Dane Rudhyar - music and mysticism
This week's John Foulds moment has uncovered a hidden appetite for obscure and mystical early twentieth century music with Theosophical connections. Which pretty well sums up the music of Dane Rudhyar.
Rudhyar was born Daniel Chenneviere in Paris in 1895, and changed his name when he emigrated to America in 1916. During his first two decades in the US he wrote extraordinary piano music. It uses Scriabin and Debussy as a launchpad into a unique post-Romantic musical universe that embraces dissonant counterpoint. Rudhyar's music is little known today, and was not a major influence on other twentieth-century composers. But his work outside music had considerable influence.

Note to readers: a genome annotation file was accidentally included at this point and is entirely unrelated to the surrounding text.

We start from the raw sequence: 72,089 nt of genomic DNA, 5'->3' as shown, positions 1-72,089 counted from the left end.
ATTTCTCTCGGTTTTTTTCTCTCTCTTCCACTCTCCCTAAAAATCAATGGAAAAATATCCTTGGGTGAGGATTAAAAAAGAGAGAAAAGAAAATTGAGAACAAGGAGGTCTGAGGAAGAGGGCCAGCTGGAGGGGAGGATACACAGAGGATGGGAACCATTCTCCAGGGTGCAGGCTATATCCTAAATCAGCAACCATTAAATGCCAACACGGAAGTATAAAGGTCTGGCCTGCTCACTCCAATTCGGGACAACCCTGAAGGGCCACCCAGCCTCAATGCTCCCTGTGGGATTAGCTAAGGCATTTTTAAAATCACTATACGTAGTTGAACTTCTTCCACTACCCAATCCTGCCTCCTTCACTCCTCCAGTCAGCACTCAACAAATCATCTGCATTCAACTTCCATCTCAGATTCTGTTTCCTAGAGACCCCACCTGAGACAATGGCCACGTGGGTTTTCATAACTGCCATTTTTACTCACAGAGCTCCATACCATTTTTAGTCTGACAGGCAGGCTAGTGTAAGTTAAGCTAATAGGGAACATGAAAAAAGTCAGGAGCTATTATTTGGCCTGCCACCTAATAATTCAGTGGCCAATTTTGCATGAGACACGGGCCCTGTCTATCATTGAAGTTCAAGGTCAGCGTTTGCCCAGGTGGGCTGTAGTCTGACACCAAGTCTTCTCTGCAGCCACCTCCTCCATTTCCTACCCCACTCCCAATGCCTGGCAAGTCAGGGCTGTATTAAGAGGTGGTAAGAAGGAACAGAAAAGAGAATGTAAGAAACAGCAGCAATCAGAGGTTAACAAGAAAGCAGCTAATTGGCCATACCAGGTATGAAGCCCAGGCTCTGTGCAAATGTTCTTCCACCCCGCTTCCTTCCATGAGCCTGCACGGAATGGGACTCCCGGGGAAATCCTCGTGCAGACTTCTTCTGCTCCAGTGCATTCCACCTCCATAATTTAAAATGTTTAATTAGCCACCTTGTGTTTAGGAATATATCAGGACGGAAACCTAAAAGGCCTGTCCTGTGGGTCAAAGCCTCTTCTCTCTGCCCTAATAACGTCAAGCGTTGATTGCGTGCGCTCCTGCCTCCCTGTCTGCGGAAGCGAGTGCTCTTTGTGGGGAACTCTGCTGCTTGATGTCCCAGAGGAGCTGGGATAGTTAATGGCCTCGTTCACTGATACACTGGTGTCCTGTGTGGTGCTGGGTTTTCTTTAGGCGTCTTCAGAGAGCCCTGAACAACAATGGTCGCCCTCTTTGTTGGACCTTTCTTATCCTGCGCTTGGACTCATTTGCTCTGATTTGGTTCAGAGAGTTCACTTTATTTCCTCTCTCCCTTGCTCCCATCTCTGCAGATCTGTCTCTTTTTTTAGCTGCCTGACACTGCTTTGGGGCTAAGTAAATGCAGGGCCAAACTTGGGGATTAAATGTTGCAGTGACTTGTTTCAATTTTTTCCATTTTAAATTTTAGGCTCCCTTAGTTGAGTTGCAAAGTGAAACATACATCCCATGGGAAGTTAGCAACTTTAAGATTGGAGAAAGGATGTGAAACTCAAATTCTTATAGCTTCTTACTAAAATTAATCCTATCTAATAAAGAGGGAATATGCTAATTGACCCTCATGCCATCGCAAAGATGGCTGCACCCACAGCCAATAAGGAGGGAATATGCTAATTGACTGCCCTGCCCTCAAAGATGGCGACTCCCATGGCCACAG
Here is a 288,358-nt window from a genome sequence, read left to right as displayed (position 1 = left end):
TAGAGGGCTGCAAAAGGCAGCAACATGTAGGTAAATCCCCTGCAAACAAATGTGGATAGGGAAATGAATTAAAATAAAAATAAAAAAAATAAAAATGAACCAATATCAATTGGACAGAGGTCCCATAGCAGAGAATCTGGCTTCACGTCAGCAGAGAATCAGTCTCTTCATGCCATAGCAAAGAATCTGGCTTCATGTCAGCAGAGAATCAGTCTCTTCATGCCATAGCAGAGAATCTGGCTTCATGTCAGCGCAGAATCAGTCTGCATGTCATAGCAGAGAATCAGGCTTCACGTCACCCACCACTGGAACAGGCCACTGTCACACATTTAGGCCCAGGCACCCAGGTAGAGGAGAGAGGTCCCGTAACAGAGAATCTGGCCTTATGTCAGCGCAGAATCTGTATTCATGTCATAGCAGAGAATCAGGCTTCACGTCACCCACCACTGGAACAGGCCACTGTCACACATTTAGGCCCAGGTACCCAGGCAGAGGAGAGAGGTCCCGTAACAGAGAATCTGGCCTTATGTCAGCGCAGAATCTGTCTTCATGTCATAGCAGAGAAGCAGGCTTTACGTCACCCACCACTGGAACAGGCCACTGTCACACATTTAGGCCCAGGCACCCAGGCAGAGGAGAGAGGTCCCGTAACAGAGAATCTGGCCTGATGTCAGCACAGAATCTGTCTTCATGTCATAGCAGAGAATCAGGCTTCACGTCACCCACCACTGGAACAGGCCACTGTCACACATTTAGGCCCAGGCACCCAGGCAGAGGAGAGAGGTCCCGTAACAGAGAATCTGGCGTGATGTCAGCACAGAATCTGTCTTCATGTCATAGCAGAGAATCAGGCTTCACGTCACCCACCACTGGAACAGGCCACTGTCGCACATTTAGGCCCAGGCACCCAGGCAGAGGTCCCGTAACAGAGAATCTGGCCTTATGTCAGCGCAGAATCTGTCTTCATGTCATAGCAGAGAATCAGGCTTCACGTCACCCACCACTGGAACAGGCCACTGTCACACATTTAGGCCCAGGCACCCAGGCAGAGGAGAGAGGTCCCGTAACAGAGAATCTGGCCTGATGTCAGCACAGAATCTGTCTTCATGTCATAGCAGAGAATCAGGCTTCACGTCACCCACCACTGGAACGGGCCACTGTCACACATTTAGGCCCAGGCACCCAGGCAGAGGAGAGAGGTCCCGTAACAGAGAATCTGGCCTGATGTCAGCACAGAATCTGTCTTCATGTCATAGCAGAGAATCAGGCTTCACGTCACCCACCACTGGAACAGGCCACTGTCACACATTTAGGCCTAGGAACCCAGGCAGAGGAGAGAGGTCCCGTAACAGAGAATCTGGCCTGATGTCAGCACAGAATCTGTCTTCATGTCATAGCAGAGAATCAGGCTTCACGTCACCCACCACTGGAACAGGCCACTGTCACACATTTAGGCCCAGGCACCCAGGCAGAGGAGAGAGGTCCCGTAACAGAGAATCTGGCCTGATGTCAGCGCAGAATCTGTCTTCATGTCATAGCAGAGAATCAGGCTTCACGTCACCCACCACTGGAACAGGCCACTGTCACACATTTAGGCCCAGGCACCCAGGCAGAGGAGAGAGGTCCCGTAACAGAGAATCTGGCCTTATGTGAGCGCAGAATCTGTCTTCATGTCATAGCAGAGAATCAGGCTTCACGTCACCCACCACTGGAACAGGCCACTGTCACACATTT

In the 1920s Rudhyar was a central figure in the Halcyon Theosophical community in Southern California. Among those influenced by the community was Henry Cowell, who went on to teach John Cage. After 1934 Rudhyar stopped composing and became a leading advocate of astrology. He wrote more than thirty books on the subject. The Astrology of Personality (1936) is the best known, and remains in print today. In 1976 Rudhyar returned to composing, and his late output included two string quartets.
You can sample Dane Rudhyar's music played by pianist, and sometime composer, Steffen Schleiermacher on an excellent Hat Hut CD. The exemplary sleeve notes are by Kyle Gann, and have been used as one of the sources for this short article. Visit the Dane Rudhyar archival project here.
Now read about what has been described as the best music of any late-twentieth century composer.
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